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Why Is Stamp Duty Is So Unpopular?

On top of everything else when you’re buying a house comes the pain of stamp duty. Now, more than five out of every six homebuyers are forced to pay this unpopular tax.

House prices have been on the rise for ten years, trapping ever more people into paying the punitive tax. Typically, a buyer has to find an extra £2,450 on top of all the other costs involved.

Ex-Chancellor, now Prime Minister, Gordon Brown has put up the rate of stamp duty four times since Labour came to power in 1997. Prior to that only 45% of homebuyers were liable for the tax which raised £675m in 1996-7. In 2004-5 the percentage paying the tax had risen to 71% when the lower threshold was at last increased from £60,000 to £120,000 in March 2005. As a result of that change the number of buyers paying the tax dropped to 55% in the following year, but by then the tax was bringing in £4.6bn to the Treasury coffers.

The new low threshold of £120,000 is now quickly being by-passed as house prices continue to rise, despite recent attempts to cool the market. Most homebuyers used to be exempt from stamp duty when its level was such that most houses fell below the thresholds, but now it is seen, not as a tax on the affluent few, but as a tax on the masses.

House price rises still stand way above inflation, with annual house price inflation now estimated to be 11.1%, compared with inflation at 2.5%.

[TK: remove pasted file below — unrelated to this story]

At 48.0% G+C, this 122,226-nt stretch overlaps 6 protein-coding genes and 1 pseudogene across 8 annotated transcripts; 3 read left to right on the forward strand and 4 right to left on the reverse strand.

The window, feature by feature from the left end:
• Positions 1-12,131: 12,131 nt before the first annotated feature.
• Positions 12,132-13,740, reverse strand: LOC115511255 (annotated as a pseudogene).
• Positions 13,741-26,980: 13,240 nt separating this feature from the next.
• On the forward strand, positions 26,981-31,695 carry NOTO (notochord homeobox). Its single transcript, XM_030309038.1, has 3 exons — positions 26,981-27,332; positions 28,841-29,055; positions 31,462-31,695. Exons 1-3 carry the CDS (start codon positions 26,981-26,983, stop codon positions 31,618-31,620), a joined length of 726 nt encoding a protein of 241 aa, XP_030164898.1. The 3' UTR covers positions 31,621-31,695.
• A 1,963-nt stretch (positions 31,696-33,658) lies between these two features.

When Mr Brown got the job as Chancellor stamp duty was 1% on all properties over £60,000. The rates are now 1% on homes between £125,000 and £250,000; 3% on those between £250,001 and £500,000 and 4% for houses selling for over half a million.

The UK’s biggest mortgage lender, Halifax, says that the stamp duty trap has nabbed an extra 2.6m homes in the last nine years. Nearly 20% of houses and flats in England are now worth over £250,000, where stamp duty shoots up to 3%, and don’t forget that is 3% on the entire value of the property, not just the amount over £250,000. Only 2% of London’s property stock is left in the category that incurs no stamp duty.

Figures from last year from the Council of Mortgage Lenders show that 55% of first-time buyers and 86% of home movers using a mortgage had to pay the tax.

The latest figures for June show that the property market is still on the up, with a 1.1% rise in the month. Although experts still forecast that the increase will start to slowdown, in the meantime more people are being caught by stamp duty.

The Treasury prefer to put a different slant on things, saying that five out of six people are paying no stamp duty at all, or only the one percent band. However, there is now no region in England and Wales left where the average asking price for a property is less than £155,000 – a price that would mean stamp duty on £1,550 would have to be paid.

The £250,000 and £500,000 thresholds have not been changed for seven years. Halifax says those levels would be £650,000 and £1.3m if they had gone up in line with house price inflation.

Tom Smith
9th July 2007

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